The supervisors discussed how improving water quality, affordable housing, sustainable energy, transportation and deer management within the constraints of their budgets would meet the towns’ needs. In order to do that, both supervisors said sharing services was critical in order to fall below a New York State-mandated 2-percent property tax levy cap.

Ms. Throne-Holst discussed potential benefits of a centralized information technology core that would allow for information-sharing between towns and villages and would expedite permit approval processes.

“East Hampton has been involved in consolidating some services and facilities between the town and the village,” said Mr. Cantwell, referring to a $400,000 government grant to build a new joint-fuel facility. “Over time we’re going to save millions of dollars because instead of building three, we’re going to build one, and that’s the whole point of the consolidation process.”

He added, however, that he is “not a big fan” of the 2-percent tax cap.

“In communities that are growing,” he explained, “you’re increasing your tax base and therefore increasing the amount of property tax collected. If you’re in a growth community and more services are required, you can’t take advantage of that increase in growth of the tax base because there is a 2-percent tax cap, not on the rate, but on the amount that you can raise taxes.”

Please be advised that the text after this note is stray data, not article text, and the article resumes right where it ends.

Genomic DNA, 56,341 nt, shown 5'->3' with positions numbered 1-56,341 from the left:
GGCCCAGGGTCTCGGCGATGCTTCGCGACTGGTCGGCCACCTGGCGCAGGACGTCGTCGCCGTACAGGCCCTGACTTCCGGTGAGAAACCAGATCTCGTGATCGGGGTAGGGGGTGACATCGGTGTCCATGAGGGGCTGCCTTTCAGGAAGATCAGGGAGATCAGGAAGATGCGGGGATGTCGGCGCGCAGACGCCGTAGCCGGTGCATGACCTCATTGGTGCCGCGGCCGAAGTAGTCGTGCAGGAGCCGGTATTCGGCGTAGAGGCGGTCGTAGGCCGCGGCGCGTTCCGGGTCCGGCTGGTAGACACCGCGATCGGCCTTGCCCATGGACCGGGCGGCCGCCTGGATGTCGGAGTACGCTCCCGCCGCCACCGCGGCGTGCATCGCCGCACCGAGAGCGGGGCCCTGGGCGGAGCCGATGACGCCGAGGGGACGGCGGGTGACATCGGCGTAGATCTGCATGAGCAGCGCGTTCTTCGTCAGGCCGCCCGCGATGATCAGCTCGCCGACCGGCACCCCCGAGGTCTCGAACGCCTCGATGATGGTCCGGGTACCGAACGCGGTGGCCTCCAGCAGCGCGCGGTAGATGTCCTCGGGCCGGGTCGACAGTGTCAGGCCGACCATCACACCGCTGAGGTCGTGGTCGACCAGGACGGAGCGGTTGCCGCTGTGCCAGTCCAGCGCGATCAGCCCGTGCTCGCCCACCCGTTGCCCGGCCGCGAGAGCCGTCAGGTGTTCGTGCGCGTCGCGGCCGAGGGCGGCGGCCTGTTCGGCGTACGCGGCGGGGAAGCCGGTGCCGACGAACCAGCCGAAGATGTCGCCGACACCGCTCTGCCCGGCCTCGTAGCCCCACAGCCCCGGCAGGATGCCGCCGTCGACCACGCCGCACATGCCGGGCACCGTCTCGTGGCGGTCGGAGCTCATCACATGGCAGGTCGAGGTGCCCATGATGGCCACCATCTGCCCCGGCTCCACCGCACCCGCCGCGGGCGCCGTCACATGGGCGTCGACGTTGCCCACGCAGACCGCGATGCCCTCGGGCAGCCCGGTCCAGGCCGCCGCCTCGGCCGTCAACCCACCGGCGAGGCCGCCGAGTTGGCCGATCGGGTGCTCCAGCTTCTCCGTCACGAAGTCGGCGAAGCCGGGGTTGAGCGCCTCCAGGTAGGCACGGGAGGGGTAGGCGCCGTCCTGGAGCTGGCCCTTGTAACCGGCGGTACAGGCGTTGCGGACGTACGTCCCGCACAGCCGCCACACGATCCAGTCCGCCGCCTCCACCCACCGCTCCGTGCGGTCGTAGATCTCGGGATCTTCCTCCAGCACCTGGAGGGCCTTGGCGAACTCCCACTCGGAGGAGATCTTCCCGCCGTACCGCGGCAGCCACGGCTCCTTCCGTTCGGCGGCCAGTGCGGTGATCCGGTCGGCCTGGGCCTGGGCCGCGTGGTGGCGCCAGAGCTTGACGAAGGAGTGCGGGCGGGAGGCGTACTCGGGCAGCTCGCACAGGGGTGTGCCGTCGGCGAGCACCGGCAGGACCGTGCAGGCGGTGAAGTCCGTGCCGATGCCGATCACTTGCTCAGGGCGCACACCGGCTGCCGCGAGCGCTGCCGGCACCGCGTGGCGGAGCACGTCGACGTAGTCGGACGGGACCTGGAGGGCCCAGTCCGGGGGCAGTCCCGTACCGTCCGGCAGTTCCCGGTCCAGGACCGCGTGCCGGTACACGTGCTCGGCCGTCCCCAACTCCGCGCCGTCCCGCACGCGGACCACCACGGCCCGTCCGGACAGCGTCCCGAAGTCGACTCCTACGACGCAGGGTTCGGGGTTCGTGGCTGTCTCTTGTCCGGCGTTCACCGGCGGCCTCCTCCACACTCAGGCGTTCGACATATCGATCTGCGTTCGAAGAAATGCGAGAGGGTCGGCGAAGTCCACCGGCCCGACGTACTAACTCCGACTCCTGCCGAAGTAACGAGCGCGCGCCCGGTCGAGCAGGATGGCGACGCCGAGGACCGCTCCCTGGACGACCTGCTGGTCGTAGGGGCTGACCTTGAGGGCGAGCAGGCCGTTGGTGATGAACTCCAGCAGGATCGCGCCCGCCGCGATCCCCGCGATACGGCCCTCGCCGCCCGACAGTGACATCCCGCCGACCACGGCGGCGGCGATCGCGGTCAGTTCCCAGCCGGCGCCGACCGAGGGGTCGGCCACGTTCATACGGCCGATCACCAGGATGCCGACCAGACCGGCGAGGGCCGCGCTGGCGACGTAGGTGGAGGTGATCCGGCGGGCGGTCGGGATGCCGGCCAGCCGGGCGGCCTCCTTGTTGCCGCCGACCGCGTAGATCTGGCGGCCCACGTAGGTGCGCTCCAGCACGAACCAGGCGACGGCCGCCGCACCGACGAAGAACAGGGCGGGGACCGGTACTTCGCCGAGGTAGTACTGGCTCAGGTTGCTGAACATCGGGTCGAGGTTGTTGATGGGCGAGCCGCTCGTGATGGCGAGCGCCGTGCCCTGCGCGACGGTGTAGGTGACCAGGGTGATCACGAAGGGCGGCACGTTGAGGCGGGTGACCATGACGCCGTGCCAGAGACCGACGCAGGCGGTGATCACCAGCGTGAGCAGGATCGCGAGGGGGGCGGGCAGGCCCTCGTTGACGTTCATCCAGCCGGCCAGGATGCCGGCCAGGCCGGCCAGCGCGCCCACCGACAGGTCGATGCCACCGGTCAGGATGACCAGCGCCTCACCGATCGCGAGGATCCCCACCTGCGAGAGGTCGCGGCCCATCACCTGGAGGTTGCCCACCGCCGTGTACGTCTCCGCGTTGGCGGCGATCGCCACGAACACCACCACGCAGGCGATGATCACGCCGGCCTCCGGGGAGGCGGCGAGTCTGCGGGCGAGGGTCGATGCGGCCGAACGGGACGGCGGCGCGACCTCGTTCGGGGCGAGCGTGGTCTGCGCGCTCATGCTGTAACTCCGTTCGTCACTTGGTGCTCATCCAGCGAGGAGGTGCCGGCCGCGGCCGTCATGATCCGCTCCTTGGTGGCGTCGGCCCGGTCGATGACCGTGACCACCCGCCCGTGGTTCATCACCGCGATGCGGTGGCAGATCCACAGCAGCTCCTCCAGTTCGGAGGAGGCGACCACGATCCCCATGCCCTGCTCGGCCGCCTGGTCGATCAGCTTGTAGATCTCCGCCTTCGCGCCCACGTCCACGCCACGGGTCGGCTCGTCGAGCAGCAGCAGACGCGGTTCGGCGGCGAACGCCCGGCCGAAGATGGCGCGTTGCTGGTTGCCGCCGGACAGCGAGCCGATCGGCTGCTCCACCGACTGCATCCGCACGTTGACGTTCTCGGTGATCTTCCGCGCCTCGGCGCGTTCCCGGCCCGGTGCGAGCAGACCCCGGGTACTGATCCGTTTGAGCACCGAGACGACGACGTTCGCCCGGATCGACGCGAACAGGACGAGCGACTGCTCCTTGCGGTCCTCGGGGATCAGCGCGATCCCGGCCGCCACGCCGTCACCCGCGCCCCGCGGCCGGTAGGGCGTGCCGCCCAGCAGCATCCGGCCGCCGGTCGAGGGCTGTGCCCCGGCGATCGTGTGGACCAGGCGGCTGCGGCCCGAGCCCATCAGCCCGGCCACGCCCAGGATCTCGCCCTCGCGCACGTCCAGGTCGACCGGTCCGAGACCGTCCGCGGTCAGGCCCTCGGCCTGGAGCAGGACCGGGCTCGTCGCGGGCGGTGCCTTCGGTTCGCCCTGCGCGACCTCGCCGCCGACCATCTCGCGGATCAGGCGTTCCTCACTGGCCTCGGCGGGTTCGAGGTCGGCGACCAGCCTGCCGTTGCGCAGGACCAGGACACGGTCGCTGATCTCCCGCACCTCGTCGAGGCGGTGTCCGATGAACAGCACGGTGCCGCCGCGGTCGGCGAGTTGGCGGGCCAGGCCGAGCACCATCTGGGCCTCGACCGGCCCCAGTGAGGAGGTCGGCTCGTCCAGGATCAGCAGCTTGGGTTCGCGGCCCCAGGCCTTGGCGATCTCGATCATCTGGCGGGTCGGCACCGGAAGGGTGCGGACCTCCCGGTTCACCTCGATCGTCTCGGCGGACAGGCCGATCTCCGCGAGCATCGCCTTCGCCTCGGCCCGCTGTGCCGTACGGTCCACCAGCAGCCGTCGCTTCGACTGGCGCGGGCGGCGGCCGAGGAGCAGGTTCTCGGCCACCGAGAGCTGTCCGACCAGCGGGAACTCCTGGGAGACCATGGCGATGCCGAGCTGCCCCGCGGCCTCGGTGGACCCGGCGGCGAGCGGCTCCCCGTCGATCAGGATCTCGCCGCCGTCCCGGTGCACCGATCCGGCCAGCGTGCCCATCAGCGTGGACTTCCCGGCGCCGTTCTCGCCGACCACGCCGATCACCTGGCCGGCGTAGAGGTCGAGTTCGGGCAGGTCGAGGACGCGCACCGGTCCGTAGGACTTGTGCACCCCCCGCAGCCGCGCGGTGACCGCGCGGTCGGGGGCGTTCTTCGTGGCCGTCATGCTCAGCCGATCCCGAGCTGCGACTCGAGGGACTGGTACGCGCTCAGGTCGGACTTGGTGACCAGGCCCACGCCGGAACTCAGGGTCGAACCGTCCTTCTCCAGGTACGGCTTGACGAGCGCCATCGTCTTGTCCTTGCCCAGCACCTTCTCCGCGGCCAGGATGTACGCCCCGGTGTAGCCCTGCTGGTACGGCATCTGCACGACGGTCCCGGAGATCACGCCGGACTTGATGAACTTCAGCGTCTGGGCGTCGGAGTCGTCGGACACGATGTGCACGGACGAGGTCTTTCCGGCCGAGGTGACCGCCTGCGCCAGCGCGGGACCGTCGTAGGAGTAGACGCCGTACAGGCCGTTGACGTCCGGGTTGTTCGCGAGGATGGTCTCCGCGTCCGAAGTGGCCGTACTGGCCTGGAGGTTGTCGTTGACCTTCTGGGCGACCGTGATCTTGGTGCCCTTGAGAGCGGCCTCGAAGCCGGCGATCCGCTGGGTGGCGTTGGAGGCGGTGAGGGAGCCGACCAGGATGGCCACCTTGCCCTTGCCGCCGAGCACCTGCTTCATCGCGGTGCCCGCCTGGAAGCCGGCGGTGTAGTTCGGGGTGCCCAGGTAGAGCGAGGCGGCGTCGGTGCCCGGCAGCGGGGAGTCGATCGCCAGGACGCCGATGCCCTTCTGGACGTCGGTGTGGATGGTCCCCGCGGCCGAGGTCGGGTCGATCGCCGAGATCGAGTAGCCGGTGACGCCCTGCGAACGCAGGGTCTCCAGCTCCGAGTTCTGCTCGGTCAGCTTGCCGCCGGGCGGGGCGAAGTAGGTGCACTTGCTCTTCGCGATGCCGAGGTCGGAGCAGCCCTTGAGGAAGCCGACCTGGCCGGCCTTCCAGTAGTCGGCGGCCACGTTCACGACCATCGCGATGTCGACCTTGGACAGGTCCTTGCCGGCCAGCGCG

Mr. Cantwell said the budget restrictions will force the towns to become more cost-effective, but also help them find other sources of income to balance the budget and fund the needs of the community. An example is East Hampton Town’s planned participation in three energy proposals through PSEG, which, if approved, would produce renewable energy in East Hampton by leasing appropriate town-owned sites to solar contractors. The contractors, in turn, would build solar arrays that would feed into the electric grid. The revenues from those arrays would be shared by the contractor and the town, and would help supply an already overburdened electric grid.

“There’s a potential here to raise hundreds of thousands of dollars of additional revenue for the town and to contribute to the energy needs of the South Fork and to do it in a sustainable way,” said Mr. Cantwell.

While stating that the assessment system in East Hampton Town is “broken and should be fixed,” Mr. Cantwell does not envision the town spending the required $3 to $5 million for reassessment in the near future.